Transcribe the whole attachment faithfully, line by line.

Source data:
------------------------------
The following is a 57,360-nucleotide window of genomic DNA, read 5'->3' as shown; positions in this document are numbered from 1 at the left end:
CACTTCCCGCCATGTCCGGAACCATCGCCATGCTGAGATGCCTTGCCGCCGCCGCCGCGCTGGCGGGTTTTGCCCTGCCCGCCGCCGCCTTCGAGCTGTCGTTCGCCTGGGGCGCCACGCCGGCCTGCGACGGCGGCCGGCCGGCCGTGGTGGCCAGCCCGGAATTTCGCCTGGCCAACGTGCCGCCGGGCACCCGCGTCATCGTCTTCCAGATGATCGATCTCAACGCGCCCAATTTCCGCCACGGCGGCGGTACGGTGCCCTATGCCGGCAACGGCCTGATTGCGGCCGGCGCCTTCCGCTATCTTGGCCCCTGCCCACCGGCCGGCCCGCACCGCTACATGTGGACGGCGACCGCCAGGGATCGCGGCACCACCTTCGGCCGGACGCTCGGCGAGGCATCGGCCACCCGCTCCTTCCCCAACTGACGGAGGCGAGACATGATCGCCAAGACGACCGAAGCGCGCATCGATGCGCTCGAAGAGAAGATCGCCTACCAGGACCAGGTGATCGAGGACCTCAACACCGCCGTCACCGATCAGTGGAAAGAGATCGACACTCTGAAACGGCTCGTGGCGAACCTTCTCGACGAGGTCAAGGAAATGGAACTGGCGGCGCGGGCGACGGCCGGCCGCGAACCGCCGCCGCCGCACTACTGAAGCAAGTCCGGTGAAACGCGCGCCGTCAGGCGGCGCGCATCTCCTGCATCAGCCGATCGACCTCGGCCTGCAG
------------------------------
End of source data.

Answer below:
The following is a 57,360-nucleotide window of genomic DNA, read 5'->3' as shown; positions in this document are numbered from 1 at the left end:
CACTTCCCGCCATGTCCGGAACCATCGCCATGCTGAGATGCCTTGCCGCCGCCGCCGCGCTGGCGGGTTTTGCCCTGCCCGCCGCCGCCTTCGAGCTGTCGTTCGCCTGGGGCGCCACGCCGGCCTGCGACGGCGGCCGGCCGGCCGTGGTGGCCAGCCCGGAATTTCGCCTGGCCAACGTGCCGCCGGGCACCCGCGTCATCGTCTTCCAGATGATCGATCTCAACGCGCCCAATTTCCGCCACGGCGGCGGTACGGTGCCCTATGCCGGCAACGGCCTGATTGCGGCCGGCGCCTTCCGCTATCTTGGCCCCTGCCCACCGGCCGGCCCGCACCGCTACATGTGGACGGCGACCGCCAGGGATCGCGGCACCACCTTCGGCCGGACGCTCGGCGAGGCATCGGCCACCCGCTCCTTCCCCAACTGACGGAGGCGAGACATGATCGCCAAGACGACCGAAGCGCGCATCGATGCGCTCGAAGAGAAGATCGCCTACCAGGACCAGGTGATCGAGGACCTCAACACCGCCGTCACCGATCAGTGGAAAGAGATCGACACTCTGAAACGGCTCGTGGCGAACCTTCTCGACGAGGTCAAGGAAATGGAACTGGCGGCGCGGGCGACGGCCGGCCGCGAACCGCCGCCGCCGCACTACTGAAGCAAGTCCGGTGAAACGCGCGCCGTCAGGCGGCGCGCATCTCCTGCATCAGCCGATCGACCTCGGCCTGCAG